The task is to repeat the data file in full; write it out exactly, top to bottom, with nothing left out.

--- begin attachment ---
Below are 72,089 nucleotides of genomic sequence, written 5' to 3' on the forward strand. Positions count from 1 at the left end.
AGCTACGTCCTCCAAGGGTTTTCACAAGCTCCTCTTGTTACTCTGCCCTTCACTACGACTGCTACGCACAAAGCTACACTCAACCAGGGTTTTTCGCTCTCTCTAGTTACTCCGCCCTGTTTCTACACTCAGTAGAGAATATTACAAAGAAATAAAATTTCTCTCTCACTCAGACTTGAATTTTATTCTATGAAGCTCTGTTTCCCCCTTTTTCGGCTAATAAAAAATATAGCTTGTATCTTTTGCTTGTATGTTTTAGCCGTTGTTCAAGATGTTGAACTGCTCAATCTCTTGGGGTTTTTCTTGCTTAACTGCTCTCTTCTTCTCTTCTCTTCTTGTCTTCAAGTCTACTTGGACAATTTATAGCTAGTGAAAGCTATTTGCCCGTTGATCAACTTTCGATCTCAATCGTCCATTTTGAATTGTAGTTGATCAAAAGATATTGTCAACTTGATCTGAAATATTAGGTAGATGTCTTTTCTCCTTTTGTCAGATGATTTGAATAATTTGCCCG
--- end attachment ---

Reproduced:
Below are 72,089 nucleotides of genomic sequence, written 5' to 3' on the forward strand. Positions count from 1 at the left end.
AGCTACGTCCTCCAAGGGTTTTCACAAGCTCCTCTTGTTACTCTGCCCTTCACTACGACTGCTACGCACAAAGCTACACTCAACCAGGGTTTTTCGCTCTCTCTAGTTACTCCGCCCTGTTTCTACACTCAGTAGAGAATATTACAAAGAAATAAAATTTCTCTCTCACTCAGACTTGAATTTTATTCTATGAAGCTCTGTTTCCCCCTTTTTCGGCTAATAAAAAATATAGCTTGTATCTTTTGCTTGTATGTTTTAGCCGTTGTTCAAGATGTTGAACTGCTCAATCTCTTGGGGTTTTTCTTGCTTAACTGCTCTCTTCTTCTCTTCTCTTCTTGTCTTCAAGTCTACTTGGACAATTTATAGCTAGTGAAAGCTATTTGCCCGTTGATCAACTTTCGATCTCAATCGTCCATTTTGAATTGTAGTTGATCAAAAGATATTGTCAACTTGATCTGAAATATTAGGTAGATGTCTTTTCTCCTTTTGTCAGATGATTTGAATAATTTGCCCG